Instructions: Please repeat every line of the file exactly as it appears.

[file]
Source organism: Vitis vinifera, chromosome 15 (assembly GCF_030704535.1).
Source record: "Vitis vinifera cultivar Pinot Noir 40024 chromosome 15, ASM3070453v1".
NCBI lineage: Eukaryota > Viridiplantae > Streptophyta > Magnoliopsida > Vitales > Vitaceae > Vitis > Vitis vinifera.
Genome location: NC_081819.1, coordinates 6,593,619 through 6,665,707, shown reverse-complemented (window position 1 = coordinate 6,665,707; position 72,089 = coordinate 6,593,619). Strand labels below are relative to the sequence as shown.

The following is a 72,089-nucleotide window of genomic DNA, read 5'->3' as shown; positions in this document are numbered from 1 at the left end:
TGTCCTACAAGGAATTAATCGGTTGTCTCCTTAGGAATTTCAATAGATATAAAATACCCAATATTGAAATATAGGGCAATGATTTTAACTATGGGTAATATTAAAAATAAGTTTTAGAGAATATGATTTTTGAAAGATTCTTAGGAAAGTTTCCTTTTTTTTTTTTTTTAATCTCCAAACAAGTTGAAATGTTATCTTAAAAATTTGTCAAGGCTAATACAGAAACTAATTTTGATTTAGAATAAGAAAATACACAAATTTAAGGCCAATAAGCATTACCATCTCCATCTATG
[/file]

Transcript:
Source organism: Vitis vinifera, chromosome 15 (assembly GCF_030704535.1).
Source record: "Vitis vinifera cultivar Pinot Noir 40024 chromosome 15, ASM3070453v1".
NCBI lineage: Eukaryota > Viridiplantae > Streptophyta > Magnoliopsida > Vitales > Vitaceae > Vitis > Vitis vinifera.
Genome location: NC_081819.1, coordinates 6,593,619 through 6,665,707, shown reverse-complemented (window position 1 = coordinate 6,665,707; position 72,089 = coordinate 6,593,619). Strand labels below are relative to the sequence as shown.

The following is a 72,089-nucleotide window of genomic DNA, read 5'->3' as shown; positions in this document are numbered from 1 at the left end:
TGTCCTACAAGGAATTAATCGGTTGTCTCCTTAGGAATTTCAATAGATATAAAATACCCAATATTGAAATATAGGGCAATGATTTTAACTATGGGTAATATTAAAAATAAGTTTTAGAGAATATGATTTTTGAAAGATTCTTAGGAAAGTTTCCTTTTTTTTTTTTTTTAATCTCCAAACAAGTTGAAATGTTATCTTAAAAATTTGTCAAGGCTAATACAGAAACTAATTTTGATTTAGAATAAGAAAATACACAAATTTAAGGCCAATAAGCATTACCATCTCCATCTATG